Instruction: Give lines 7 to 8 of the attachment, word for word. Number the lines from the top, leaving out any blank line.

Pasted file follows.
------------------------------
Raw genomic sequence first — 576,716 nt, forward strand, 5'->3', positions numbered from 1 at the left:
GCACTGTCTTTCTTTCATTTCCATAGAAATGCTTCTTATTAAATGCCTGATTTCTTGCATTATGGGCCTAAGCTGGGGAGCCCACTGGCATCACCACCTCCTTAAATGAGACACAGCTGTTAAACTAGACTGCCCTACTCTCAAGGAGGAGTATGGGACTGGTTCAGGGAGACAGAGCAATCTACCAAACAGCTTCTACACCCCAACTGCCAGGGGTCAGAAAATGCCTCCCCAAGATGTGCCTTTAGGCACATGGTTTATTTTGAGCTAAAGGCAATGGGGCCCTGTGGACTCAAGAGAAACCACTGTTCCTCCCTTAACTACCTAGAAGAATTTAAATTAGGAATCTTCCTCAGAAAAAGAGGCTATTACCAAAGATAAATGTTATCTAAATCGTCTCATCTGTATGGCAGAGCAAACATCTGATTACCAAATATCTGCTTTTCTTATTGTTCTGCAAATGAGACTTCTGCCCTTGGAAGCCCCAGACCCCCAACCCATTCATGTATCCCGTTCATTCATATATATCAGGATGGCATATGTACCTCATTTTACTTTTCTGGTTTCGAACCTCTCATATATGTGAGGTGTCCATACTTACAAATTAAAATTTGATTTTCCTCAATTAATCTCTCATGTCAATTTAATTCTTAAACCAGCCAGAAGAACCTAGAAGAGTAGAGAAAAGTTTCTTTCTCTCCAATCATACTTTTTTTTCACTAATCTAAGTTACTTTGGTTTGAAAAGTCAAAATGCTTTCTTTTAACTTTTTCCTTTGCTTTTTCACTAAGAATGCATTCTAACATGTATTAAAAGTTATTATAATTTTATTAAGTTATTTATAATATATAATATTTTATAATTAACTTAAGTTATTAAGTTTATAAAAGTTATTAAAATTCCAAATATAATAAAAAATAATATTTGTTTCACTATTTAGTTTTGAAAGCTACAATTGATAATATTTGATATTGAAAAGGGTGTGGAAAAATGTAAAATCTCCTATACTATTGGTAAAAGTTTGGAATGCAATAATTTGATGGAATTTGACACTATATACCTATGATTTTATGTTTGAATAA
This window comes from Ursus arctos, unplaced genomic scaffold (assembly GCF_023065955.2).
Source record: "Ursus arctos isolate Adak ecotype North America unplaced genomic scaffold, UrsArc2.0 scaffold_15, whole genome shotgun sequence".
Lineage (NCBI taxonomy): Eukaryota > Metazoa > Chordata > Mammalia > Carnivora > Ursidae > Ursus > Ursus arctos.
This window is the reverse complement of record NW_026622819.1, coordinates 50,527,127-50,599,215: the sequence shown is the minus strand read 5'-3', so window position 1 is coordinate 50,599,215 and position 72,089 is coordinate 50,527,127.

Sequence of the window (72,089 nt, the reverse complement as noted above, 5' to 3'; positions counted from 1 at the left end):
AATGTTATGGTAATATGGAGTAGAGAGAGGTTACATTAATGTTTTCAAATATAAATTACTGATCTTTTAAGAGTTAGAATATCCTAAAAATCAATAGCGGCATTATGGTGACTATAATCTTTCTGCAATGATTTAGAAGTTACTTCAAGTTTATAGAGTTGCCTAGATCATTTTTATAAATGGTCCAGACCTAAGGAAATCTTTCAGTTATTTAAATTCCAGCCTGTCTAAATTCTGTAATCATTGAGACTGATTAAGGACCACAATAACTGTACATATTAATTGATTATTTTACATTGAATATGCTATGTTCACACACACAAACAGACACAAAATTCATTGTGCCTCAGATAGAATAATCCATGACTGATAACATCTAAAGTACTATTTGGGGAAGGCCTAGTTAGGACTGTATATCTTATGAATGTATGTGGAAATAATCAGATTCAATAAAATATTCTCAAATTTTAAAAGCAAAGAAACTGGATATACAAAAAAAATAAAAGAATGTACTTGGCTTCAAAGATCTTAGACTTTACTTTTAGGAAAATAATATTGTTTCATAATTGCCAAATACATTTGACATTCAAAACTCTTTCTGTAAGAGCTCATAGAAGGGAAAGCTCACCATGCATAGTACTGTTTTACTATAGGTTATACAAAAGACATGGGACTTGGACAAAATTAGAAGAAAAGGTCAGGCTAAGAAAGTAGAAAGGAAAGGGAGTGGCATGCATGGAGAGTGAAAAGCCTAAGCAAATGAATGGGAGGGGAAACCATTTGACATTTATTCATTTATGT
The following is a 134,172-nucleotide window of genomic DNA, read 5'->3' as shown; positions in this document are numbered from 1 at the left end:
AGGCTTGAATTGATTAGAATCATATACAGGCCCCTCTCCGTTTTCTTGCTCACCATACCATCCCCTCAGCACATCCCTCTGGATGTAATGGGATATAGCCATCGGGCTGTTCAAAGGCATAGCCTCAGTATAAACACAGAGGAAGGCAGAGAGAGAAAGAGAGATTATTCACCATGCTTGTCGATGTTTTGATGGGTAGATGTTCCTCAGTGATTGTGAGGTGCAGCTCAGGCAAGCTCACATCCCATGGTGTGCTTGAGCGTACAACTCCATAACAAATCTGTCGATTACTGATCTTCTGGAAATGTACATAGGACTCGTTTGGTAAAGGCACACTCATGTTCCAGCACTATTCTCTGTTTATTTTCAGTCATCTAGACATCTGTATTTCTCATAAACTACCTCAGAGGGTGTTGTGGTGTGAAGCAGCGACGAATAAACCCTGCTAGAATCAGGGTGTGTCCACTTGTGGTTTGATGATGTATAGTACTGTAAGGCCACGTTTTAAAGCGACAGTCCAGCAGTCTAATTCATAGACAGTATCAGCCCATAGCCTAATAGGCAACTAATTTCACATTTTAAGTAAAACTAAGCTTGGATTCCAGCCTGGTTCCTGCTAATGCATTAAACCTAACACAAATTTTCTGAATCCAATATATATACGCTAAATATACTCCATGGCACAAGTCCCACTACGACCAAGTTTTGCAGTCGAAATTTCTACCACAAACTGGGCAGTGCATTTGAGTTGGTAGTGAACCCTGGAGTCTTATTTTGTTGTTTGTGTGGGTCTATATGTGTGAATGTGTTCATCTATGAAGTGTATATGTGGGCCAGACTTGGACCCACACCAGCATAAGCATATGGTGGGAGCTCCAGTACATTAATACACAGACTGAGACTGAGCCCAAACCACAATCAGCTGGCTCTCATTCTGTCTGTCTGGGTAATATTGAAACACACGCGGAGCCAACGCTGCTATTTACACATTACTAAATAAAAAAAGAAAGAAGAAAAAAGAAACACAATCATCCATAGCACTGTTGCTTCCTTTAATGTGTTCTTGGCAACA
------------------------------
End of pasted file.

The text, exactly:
Sequence of the window (72,089 nt, the reverse complement as noted above, 5' to 3'; positions counted from 1 at the left end):
AATGTTATGGTAATATGGAGTAGAGAGAGGTTACATTAATGTTTTCAAATATAAATTACTGATCTTTTAAGAGTTAGAATATCCTAAAAATCAATAGCGGCATTATGGTGACTATAATCTTTCTGCAATGATTTAGAAGTTACTTCAAGTTTATAGAGTTGCCTAGATCATTTTTATAAATGGTCCAGACCTAAGGAAATCTTTCAGTTATTTAAATTCCAGCCTGTCTAAATTCTGTAATCATTGAGACTGATTAAGGACCACAATAACTGTACATATTAATTGATTATTTTACATTGAATATGCTATGTTCACACACACAAACAGACACAAAATTCATTGTGCCTCAGATAGAATAATCCATGACTGATAACATCTAAAGTACTATTTGGGGAAGGCCTAGTTAGGACTGTATATCTTATGAATGTATGTGGAAATAATCAGATTCAATAAAATATTCTCAAATTTTAAAAGCAAAGAAACTGGATATACAAAAAAAATAAAAGAATGTACTTGGCTTCAAAGATCTTAGACTTTACTTTTAGGAAAATAATATTGTTTCATAATTGCCAAATACATTTGACATTCAAAACTCTTTCTGTAAGAGCTCATAGAAGGGAAAGCTCACCATGCATAGTACTGTTTTACTATAGGTTATACAAAAGACATGGGACTTGGACAAAATTAGAAGAAAAGGTCAGGCTAAGAAAGTAGAAAGGAAAGGGAGTGGCATGCATGGAGAGTGAAAAGCCTAAGCAAATGAATGGGAGGGGAAACCATTTGACATTTATTCATTTATGT